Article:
Bayer’s masterpiece

THE 1953 WORLD GEO-GRAPHIC ATLAS.

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This informational gem took five years to produce and contains a few thousand infographic items. I don’t own a copy, but Michael Stoll, who I mentioned in an earlier post (http://www.johngrimwade.com/blog/2016/10/06/atlas-heaven/ ), has one (naturally) in his superb collection of historical information design. I was in Augsburg two weeks ago, and was able to examine the real thing, instead of looking at digital images. Seeing design in it’s original format, as opposed to looking at different sizes and variable image quality online (or in this blog, for that matter) is a vastly different experience. Often difficult to achieve, but worth the effort.

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The atlas was produced for the Container Corporation of America to commemorate their twenty-fifth anniversary. 30,000 copies were printed. They were distributed to customers as a gift, and given to numerous colleges and universities. It was never produced commercially, or reprinted, so original atlases in good condition are quite rare, and thus expensive to acquire.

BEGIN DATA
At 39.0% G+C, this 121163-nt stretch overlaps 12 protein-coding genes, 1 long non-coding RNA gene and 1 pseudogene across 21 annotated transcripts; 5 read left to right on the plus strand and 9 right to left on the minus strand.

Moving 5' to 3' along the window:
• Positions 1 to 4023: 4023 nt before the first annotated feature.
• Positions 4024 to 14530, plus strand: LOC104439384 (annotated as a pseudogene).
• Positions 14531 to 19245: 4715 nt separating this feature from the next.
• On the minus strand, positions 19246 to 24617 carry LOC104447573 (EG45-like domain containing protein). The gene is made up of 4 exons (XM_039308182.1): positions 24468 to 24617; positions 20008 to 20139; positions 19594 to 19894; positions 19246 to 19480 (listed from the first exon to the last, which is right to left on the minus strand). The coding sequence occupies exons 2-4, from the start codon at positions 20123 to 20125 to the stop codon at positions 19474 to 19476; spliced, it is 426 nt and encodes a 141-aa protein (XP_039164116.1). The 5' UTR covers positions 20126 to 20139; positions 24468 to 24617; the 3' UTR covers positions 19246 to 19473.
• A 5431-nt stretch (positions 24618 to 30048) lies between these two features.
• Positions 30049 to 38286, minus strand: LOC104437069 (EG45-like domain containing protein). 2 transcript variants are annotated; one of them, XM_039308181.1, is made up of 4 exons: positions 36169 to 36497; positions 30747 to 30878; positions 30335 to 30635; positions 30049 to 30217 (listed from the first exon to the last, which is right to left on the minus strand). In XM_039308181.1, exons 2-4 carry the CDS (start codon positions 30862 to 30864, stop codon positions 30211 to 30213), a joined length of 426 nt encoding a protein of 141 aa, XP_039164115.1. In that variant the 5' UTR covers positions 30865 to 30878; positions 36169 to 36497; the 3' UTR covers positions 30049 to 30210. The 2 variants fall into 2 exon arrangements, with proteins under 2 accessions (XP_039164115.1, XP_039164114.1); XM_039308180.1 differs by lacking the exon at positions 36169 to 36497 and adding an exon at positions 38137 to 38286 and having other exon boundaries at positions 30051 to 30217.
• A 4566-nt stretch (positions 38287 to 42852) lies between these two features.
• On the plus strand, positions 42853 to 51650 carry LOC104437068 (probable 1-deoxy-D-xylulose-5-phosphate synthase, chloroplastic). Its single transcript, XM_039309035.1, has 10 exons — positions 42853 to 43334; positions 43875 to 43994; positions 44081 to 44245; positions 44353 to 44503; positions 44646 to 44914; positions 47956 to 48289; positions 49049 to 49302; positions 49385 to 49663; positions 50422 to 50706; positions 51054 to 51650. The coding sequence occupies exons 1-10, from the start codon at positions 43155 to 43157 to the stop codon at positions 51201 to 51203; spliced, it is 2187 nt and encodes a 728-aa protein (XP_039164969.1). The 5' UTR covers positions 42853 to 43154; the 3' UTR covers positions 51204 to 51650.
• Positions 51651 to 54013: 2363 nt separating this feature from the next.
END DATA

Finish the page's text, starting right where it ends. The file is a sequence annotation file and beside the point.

A team of three designers worked under Bayer to develop a graphic language for the book, using the color system that had been developed for CCA by Egbert Jacobsen. Bayer did his own research, traveling widely to assemble the information. There are many design influences to be seen in the pages, like the Isotype system of pictograms. I’m struck by how it looks so modern, sixty-three years after publication. It shows the staying power of precise, clear information design.

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Herbert Bayer was a Renaissance Man. A graphic designer, typographer, photographer, artist, interior designer and architect who studied and taught at the legendary Bauhaus school. He emigrated to the U.S. before the Second World War, and produced all kinds of impressive design across many fields.

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These images are from the David Rumsey Map Collection. See the full atlas in high-res there: goo.gl/gpd8nV